Common early symptoms include frequent tripping and falling, weakness going up stairs and trouble manipulating the fingers, including difficulty with tasks such as turning doorknobs or gripping keys.

Foot drop in one or both feet has been a symptom of IBM.

The patient’s mobility becomes progressively restricted.

Many patients have balance problems and fall easily.

Muscles cannot compensate for an off-balanced posture.

Pain has not been traditionally part of the process, but many patients report severe muscle pain, especially in the thighs.

Dysphagia is a progressive condition in patients with inclusion body myositis and often leads to death from aspiration pneumonia.

Dysphagia is present in from 40 to 85% of cases.

Can result in diminished aerobic capacity.

Patients with sIBM usually eventually need to resort to a cane or a walker and in most cases, a wheelchair eventually becomes a necessity.

The course of s-IBM leads slowly to severe disability.

Finger functions can become very impaired.

Arising from a chair becomes difficult.

Walking becomes precarious, and falls are common sometimes resulting in major injury due to weakness of quadriceps and gluteus muscles depriving the patient of automatic posture maintenance.

A foot-drop can increase the likelihood of tripping.

Dysphasia is usually caused by upper esophageal constriction, and respiratory muscle weakness can sometimes occur.

The causes of sIBM are unknown.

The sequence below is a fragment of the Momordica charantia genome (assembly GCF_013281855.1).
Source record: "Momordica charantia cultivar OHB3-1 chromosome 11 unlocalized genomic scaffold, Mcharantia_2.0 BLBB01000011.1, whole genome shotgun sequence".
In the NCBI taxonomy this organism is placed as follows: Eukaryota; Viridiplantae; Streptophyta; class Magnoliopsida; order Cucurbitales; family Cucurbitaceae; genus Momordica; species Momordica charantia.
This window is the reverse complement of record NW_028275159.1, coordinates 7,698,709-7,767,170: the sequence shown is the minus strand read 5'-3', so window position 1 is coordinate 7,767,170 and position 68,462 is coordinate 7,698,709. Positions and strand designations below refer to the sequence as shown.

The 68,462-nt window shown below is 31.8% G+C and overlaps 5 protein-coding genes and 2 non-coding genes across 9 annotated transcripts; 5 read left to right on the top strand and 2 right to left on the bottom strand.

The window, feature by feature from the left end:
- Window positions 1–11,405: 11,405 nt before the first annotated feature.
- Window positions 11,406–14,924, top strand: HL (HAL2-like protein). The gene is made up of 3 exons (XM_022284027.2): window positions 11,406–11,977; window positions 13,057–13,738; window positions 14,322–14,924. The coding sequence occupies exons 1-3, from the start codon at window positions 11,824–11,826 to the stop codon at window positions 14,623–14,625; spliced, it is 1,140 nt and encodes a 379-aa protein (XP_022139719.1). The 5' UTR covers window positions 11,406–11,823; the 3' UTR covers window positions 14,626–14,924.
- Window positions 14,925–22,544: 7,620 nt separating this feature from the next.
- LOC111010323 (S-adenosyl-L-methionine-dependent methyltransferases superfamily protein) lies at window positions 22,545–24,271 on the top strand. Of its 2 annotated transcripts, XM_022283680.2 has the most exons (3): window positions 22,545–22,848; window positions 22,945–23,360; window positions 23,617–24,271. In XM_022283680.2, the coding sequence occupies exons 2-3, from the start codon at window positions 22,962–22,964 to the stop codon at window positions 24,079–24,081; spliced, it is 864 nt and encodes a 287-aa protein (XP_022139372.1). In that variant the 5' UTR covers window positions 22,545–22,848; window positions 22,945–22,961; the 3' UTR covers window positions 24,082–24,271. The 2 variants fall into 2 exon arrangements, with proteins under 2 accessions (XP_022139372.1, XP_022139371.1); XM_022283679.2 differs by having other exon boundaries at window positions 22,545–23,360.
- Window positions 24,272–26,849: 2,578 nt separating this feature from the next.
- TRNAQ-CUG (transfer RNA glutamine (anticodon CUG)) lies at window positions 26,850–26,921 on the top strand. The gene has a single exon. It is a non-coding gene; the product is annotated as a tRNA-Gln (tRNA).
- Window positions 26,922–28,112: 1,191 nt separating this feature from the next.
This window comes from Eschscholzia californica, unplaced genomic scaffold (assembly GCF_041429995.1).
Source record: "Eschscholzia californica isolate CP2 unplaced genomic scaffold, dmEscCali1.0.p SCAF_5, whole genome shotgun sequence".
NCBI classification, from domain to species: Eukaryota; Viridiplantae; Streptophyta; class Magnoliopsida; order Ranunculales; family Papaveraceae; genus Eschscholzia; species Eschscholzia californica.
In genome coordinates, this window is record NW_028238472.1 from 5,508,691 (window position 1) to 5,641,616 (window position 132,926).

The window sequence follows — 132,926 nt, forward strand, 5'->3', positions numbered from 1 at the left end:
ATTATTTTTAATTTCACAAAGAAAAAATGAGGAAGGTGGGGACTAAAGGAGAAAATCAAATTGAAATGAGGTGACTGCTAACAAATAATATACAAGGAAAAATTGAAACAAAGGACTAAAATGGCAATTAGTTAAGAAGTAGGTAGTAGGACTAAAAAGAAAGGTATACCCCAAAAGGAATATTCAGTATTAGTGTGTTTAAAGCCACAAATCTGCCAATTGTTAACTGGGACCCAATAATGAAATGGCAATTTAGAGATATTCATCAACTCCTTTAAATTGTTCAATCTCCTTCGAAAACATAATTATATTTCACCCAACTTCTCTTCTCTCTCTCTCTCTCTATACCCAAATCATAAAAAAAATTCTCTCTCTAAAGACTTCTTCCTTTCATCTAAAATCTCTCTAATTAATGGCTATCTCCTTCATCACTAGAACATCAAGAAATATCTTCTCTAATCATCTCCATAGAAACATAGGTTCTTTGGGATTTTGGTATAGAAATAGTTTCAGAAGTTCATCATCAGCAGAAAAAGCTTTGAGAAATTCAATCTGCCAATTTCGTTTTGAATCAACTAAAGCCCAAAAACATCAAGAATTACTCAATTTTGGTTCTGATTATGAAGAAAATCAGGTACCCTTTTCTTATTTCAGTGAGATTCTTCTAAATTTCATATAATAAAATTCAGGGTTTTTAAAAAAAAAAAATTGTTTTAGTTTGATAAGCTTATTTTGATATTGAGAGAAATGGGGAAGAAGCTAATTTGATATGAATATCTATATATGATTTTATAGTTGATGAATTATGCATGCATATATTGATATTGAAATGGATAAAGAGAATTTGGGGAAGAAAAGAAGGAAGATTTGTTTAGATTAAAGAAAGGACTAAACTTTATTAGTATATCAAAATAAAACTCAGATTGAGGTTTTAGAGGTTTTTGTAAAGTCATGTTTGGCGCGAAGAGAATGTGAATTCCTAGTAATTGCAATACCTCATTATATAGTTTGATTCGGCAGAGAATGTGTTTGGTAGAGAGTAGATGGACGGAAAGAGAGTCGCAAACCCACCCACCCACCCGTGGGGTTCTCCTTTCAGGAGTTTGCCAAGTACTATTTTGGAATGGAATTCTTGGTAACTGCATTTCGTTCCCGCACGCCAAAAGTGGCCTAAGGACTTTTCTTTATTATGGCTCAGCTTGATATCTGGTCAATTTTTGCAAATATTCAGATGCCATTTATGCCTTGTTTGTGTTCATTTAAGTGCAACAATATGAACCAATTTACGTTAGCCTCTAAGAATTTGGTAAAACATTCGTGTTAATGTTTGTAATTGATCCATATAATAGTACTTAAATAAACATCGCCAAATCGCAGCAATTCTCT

Causes though likely to result from the interaction of both genetic and environmental processes.

Some advocate the theory that the inflammation-immune reaction, caused by an unknown trigger – likely an undiscovered virus or an autoimmune disorder, is the primary, proximal cause of sIBM and that the degeneration of muscle fibres and protein abnormalities are secondary features.

An autoimmune hypothesis for s-IBM is unlikely because of the disease’s resistance to most immunotherapies.

Some suggest that sIBM is a degenerative disorder related to aging of the muscle fibers and that abnormal, potentially pathogenic protein accumulations in myofibers.

It is possible that two processes, one autoimmune and the other degenerative, occur in the muscle cells in parallel.

It has not been impossible to detect an ongoing viral infection in the muscles.

In the s-IBM muscle fibers, there is evidence of misfolding of proteins, proteinaceous inclusions, abnormalities of the ubiquitin proteasome pathway and the lysosomes, mitochondrial dysfunctions, and oxidative stress.